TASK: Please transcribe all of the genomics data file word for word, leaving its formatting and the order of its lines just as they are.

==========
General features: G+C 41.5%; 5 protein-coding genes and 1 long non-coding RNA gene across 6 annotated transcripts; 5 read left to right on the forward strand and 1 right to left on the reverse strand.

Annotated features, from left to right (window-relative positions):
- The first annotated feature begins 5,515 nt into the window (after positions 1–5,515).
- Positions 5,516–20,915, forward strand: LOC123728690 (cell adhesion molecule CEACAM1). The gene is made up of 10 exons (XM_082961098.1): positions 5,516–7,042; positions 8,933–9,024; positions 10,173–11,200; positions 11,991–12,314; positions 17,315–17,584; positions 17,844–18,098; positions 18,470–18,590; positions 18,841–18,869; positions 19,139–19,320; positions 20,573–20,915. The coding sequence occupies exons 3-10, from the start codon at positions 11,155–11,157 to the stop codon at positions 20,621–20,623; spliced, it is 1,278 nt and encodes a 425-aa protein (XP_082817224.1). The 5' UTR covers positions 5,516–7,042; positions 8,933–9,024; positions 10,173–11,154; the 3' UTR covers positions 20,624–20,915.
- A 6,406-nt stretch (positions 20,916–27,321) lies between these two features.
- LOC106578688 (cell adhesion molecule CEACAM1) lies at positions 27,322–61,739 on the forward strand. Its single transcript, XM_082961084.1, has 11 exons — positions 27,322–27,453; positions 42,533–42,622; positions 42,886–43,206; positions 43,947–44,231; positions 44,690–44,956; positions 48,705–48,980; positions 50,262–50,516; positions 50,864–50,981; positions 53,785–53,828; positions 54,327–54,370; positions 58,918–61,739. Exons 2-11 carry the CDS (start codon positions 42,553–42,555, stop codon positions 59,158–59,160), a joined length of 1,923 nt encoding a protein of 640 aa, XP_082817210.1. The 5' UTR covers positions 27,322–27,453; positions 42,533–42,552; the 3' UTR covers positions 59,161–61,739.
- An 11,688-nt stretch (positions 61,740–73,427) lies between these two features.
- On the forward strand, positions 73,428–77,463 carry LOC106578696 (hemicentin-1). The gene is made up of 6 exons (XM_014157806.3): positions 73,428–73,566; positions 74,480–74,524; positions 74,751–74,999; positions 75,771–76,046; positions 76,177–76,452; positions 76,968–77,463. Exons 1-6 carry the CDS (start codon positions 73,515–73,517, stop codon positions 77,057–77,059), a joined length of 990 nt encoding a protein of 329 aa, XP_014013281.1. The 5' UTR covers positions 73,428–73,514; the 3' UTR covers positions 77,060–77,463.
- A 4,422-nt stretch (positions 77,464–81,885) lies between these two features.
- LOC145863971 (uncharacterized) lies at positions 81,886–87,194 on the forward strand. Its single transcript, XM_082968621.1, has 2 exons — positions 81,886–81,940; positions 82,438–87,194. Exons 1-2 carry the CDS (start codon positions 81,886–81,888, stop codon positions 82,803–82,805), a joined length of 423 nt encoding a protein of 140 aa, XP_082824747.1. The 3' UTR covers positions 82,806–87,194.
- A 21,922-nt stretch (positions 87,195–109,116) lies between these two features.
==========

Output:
General features: G+C 41.5%; 5 protein-coding genes and 1 long non-coding RNA gene across 6 annotated transcripts; 5 read left to right on the forward strand and 1 right to left on the reverse strand.

Annotated features, from left to right (window-relative positions):
- The first annotated feature begins 5,515 nt into the window (after positions 1–5,515).
- Positions 5,516–20,915, forward strand: LOC123728690 (cell adhesion molecule CEACAM1). The gene is made up of 10 exons (XM_082961098.1): positions 5,516–7,042; positions 8,933–9,024; positions 10,173–11,200; positions 11,991–12,314; positions 17,315–17,584; positions 17,844–18,098; positions 18,470–18,590; positions 18,841–18,869; positions 19,139–19,320; positions 20,573–20,915. The coding sequence occupies exons 3-10, from the start codon at positions 11,155–11,157 to the stop codon at positions 20,621–20,623; spliced, it is 1,278 nt and encodes a 425-aa protein (XP_082817224.1). The 5' UTR covers positions 5,516–7,042; positions 8,933–9,024; positions 10,173–11,154; the 3' UTR covers positions 20,624–20,915.
- A 6,406-nt stretch (positions 20,916–27,321) lies between these two features.
- LOC106578688 (cell adhesion molecule CEACAM1) lies at positions 27,322–61,739 on the forward strand. Its single transcript, XM_082961084.1, has 11 exons — positions 27,322–27,453; positions 42,533–42,622; positions 42,886–43,206; positions 43,947–44,231; positions 44,690–44,956; positions 48,705–48,980; positions 50,262–50,516; positions 50,864–50,981; positions 53,785–53,828; positions 54,327–54,370; positions 58,918–61,739. Exons 2-11 carry the CDS (start codon positions 42,553–42,555, stop codon positions 59,158–59,160), a joined length of 1,923 nt encoding a protein of 640 aa, XP_082817210.1. The 5' UTR covers positions 27,322–27,453; positions 42,533–42,552; the 3' UTR covers positions 59,161–61,739.
- An 11,688-nt stretch (positions 61,740–73,427) lies between these two features.
- On the forward strand, positions 73,428–77,463 carry LOC106578696 (hemicentin-1). The gene is made up of 6 exons (XM_014157806.3): positions 73,428–73,566; positions 74,480–74,524; positions 74,751–74,999; positions 75,771–76,046; positions 76,177–76,452; positions 76,968–77,463. Exons 1-6 carry the CDS (start codon positions 73,515–73,517, stop codon positions 77,057–77,059), a joined length of 990 nt encoding a protein of 329 aa, XP_014013281.1. The 5' UTR covers positions 73,428–73,514; the 3' UTR covers positions 77,060–77,463.
- A 4,422-nt stretch (positions 77,464–81,885) lies between these two features.
- LOC145863971 (uncharacterized) lies at positions 81,886–87,194 on the forward strand. Its single transcript, XM_082968621.1, has 2 exons — positions 81,886–81,940; positions 82,438–87,194. Exons 1-2 carry the CDS (start codon positions 81,886–81,888, stop codon positions 82,803–82,805), a joined length of 423 nt encoding a protein of 140 aa, XP_082824747.1. The 3' UTR covers positions 82,806–87,194.
- A 21,922-nt stretch (positions 87,195–109,116) lies between these two features.